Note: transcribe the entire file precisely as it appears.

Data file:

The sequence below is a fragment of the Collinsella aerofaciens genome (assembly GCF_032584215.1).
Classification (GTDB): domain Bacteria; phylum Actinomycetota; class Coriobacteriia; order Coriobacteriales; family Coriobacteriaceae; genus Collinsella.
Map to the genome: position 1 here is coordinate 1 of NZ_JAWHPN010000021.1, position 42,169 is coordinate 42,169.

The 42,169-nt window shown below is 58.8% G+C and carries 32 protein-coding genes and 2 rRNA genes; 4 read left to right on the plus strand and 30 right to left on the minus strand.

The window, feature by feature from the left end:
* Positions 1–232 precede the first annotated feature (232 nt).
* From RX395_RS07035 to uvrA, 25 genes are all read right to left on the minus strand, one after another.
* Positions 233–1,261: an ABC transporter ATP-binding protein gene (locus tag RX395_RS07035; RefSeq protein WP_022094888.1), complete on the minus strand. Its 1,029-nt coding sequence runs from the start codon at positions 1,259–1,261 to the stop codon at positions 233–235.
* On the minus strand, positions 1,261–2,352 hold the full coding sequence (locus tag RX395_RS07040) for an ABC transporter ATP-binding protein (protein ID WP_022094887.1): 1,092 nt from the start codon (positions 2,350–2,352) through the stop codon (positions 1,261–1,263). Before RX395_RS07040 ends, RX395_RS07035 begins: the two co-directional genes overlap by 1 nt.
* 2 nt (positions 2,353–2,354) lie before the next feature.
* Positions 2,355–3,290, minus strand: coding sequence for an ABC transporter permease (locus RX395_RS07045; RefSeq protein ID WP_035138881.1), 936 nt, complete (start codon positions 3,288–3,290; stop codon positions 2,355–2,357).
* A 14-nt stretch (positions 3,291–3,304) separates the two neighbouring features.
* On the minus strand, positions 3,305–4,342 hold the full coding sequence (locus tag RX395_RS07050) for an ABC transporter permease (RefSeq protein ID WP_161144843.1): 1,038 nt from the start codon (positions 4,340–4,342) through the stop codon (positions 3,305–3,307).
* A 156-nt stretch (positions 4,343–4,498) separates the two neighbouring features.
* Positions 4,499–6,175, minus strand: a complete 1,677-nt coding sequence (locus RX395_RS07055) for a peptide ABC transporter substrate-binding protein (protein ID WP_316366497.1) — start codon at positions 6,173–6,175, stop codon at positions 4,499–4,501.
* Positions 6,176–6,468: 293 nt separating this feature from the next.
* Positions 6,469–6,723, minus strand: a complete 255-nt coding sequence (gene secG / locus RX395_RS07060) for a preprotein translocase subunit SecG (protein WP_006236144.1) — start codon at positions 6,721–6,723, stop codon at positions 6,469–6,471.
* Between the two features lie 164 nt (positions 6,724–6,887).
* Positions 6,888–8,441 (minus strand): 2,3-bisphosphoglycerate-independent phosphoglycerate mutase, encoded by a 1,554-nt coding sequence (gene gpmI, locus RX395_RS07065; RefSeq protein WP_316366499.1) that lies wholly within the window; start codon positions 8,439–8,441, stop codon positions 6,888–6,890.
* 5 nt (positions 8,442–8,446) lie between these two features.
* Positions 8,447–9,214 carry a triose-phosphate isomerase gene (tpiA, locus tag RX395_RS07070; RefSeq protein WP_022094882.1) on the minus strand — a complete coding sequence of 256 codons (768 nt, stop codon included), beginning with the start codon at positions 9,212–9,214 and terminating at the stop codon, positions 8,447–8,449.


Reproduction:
The sequence below is a fragment of the Collinsella aerofaciens genome (assembly GCF_032584215.1).
Classification (GTDB): domain Bacteria; phylum Actinomycetota; class Coriobacteriia; order Coriobacteriales; family Coriobacteriaceae; genus Collinsella.
Map to the genome: position 1 here is coordinate 1 of NZ_JAWHPN010000021.1, position 42,169 is coordinate 42,169.

The 42,169-nt window shown below is 58.8% G+C and carries 32 protein-coding genes and 2 rRNA genes; 4 read left to right on the plus strand and 30 right to left on the minus strand.

The window, feature by feature from the left end:
* Positions 1–232 precede the first annotated feature (232 nt).
* From RX395_RS07035 to uvrA, 25 genes are all read right to left on the minus strand, one after another.
* Positions 233–1,261: an ABC transporter ATP-binding protein gene (locus tag RX395_RS07035; RefSeq protein WP_022094888.1), complete on the minus strand. Its 1,029-nt coding sequence runs from the start codon at positions 1,259–1,261 to the stop codon at positions 233–235.
* On the minus strand, positions 1,261–2,352 hold the full coding sequence (locus tag RX395_RS07040) for an ABC transporter ATP-binding protein (protein ID WP_022094887.1): 1,092 nt from the start codon (positions 2,350–2,352) through the stop codon (positions 1,261–1,263). Before RX395_RS07040 ends, RX395_RS07035 begins: the two co-directional genes overlap by 1 nt.
* 2 nt (positions 2,353–2,354) lie before the next feature.
* Positions 2,355–3,290, minus strand: coding sequence for an ABC transporter permease (locus RX395_RS07045; RefSeq protein ID WP_035138881.1), 936 nt, complete (start codon positions 3,288–3,290; stop codon positions 2,355–2,357).
* A 14-nt stretch (positions 3,291–3,304) separates the two neighbouring features.
* On the minus strand, positions 3,305–4,342 hold the full coding sequence (locus tag RX395_RS07050) for an ABC transporter permease (RefSeq protein ID WP_161144843.1): 1,038 nt from the start codon (positions 4,340–4,342) through the stop codon (positions 3,305–3,307).
* A 156-nt stretch (positions 4,343–4,498) separates the two neighbouring features.
* Positions 4,499–6,175, minus strand: a complete 1,677-nt coding sequence (locus RX395_RS07055) for a peptide ABC transporter substrate-binding protein (protein ID WP_316366497.1) — start codon at positions 6,173–6,175, stop codon at positions 4,499–4,501.
* Positions 6,176–6,468: 293 nt separating this feature from the next.
* Positions 6,469–6,723, minus strand: a complete 255-nt coding sequence (gene secG / locus RX395_RS07060) for a preprotein translocase subunit SecG (protein WP_006236144.1) — start codon at positions 6,721–6,723, stop codon at positions 6,469–6,471.
* Between the two features lie 164 nt (positions 6,724–6,887).
* Positions 6,888–8,441 (minus strand): 2,3-bisphosphoglycerate-independent phosphoglycerate mutase, encoded by a 1,554-nt coding sequence (gene gpmI, locus RX395_RS07065; RefSeq protein WP_316366499.1) that lies wholly within the window; start codon positions 8,439–8,441, stop codon positions 6,888–6,890.
* 5 nt (positions 8,442–8,446) lie between these two features.
* Positions 8,447–9,214 carry a triose-phosphate isomerase gene (tpiA, locus tag RX395_RS07070; RefSeq protein WP_022094882.1) on the minus strand — a complete coding sequence of 256 codons (768 nt, stop codon included), beginning with the start codon at positions 9,212–9,214 and terminating at the stop codon, positions 8,447–8,449.